New York City clamps down on SMS and mobile phone activism

Mr. Hirsch said that the idea for TXTmob evolved from conversations about how police departments were adopting strategies to counter large-scale marches that converged at a single spot.

While preparing for the 2004 political conventions in New York and Boston, some demonstrators decided to plan decentralized protests in which small, mobile groups held rallies and roamed the streets.

“The idea was to create a very dynamic, fluid environment,” Mr. Hirsch said. “We wanted to transform areas around the entire city into theaters of dissent.”

Tad Hirsch, who created a system that allowed users to form networks and transmit SMS messages to hundreds or thousands of mobile telephones called TXTmob, received a subpoena to hand over all remaining records of communications using the system in August 2004 to organise protests against the Republican Convention.

Kind of thing you’ll expect to hear about in Sri Lanka or Zimbabwe.

In the Philippines, large scale demonstrations organized via cell phones and SMS were a major factor in forcing President Joseph Estrada to resign, thus bringing about change without large-scale violence. And this is the most known example amongst many others.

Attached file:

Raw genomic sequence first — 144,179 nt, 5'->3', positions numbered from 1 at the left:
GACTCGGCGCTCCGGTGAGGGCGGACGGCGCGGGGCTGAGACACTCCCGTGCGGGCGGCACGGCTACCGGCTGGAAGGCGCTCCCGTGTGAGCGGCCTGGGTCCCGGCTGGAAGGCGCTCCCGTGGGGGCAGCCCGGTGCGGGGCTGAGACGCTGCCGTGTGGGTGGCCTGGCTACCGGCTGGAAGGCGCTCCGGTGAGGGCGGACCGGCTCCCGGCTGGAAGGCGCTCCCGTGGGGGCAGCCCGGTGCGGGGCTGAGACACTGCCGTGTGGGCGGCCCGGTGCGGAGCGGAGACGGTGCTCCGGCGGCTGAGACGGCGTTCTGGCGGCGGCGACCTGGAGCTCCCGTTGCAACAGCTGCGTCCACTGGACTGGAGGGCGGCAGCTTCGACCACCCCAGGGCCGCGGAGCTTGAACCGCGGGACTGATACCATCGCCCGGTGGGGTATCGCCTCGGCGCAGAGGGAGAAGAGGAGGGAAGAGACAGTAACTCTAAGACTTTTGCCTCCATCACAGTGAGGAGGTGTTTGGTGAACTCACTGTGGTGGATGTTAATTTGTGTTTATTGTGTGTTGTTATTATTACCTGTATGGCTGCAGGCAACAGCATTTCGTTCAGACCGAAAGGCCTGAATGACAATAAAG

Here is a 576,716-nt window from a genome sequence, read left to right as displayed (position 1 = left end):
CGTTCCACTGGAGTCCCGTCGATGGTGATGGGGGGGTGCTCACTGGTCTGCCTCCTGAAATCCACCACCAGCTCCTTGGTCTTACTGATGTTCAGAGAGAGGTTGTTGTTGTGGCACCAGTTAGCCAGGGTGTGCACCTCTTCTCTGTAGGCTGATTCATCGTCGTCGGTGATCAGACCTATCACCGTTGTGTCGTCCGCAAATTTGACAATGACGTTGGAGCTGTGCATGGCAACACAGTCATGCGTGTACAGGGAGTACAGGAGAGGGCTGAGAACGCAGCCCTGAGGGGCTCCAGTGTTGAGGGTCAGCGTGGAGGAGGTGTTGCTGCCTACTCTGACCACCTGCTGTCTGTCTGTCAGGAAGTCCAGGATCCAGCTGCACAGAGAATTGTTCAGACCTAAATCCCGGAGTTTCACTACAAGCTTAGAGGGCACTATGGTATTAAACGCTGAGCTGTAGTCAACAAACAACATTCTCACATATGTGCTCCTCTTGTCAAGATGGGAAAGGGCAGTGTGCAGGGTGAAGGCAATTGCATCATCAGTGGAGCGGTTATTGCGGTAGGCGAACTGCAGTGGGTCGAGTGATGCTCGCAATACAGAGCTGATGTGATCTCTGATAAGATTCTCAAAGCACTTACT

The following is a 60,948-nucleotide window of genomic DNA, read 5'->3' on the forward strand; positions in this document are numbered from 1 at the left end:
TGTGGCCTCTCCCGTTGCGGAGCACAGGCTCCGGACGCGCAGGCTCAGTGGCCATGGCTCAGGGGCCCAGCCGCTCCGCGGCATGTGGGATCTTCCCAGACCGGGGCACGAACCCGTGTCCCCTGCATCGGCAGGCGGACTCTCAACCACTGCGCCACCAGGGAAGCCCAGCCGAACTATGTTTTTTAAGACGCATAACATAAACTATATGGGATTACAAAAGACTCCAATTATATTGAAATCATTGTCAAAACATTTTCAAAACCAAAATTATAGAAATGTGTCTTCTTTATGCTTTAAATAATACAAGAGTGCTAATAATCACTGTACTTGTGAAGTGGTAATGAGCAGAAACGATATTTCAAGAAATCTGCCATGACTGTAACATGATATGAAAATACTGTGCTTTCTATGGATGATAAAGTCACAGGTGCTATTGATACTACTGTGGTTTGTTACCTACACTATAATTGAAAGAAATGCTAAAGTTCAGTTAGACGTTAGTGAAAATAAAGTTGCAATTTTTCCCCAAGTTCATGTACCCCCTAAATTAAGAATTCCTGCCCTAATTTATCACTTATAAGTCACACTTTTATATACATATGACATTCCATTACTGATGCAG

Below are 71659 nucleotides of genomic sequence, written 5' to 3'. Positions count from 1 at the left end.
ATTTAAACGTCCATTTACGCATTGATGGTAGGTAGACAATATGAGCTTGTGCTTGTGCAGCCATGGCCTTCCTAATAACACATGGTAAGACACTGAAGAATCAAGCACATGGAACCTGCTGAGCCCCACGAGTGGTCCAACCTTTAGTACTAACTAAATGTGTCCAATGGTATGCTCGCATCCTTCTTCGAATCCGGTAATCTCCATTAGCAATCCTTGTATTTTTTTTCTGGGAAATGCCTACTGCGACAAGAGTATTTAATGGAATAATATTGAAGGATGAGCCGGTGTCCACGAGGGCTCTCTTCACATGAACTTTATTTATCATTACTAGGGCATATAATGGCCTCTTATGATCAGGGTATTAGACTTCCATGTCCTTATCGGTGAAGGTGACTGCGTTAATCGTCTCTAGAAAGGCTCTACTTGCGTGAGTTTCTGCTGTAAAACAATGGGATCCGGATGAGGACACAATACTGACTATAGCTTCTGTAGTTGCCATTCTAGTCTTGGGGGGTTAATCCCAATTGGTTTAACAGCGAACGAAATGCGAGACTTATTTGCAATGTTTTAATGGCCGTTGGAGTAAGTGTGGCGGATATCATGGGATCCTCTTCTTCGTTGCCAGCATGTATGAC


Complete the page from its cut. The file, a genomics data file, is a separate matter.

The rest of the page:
Question is whether these measures to interrogate new media / technologies with the aim of vitiating their subversive power can really, over the long term, make any real impact in a world where tech innovation is growing too fast for the parochialism of Governments to contain.

2 thoughts on “New York City clamps down on SMS and mobile phone activism

  1. Hi! For a full background on the story, see

    The protests took place in 2004, and txtmob, the grassroots service used for text messaging is now being subpoenaed to hand over user information as part of a law suit against New York city. It is not so much ‘clamping down’ as raising chilling (post-event) civil liberty and privacy questions that are of concern for mobile providers and activists alike.


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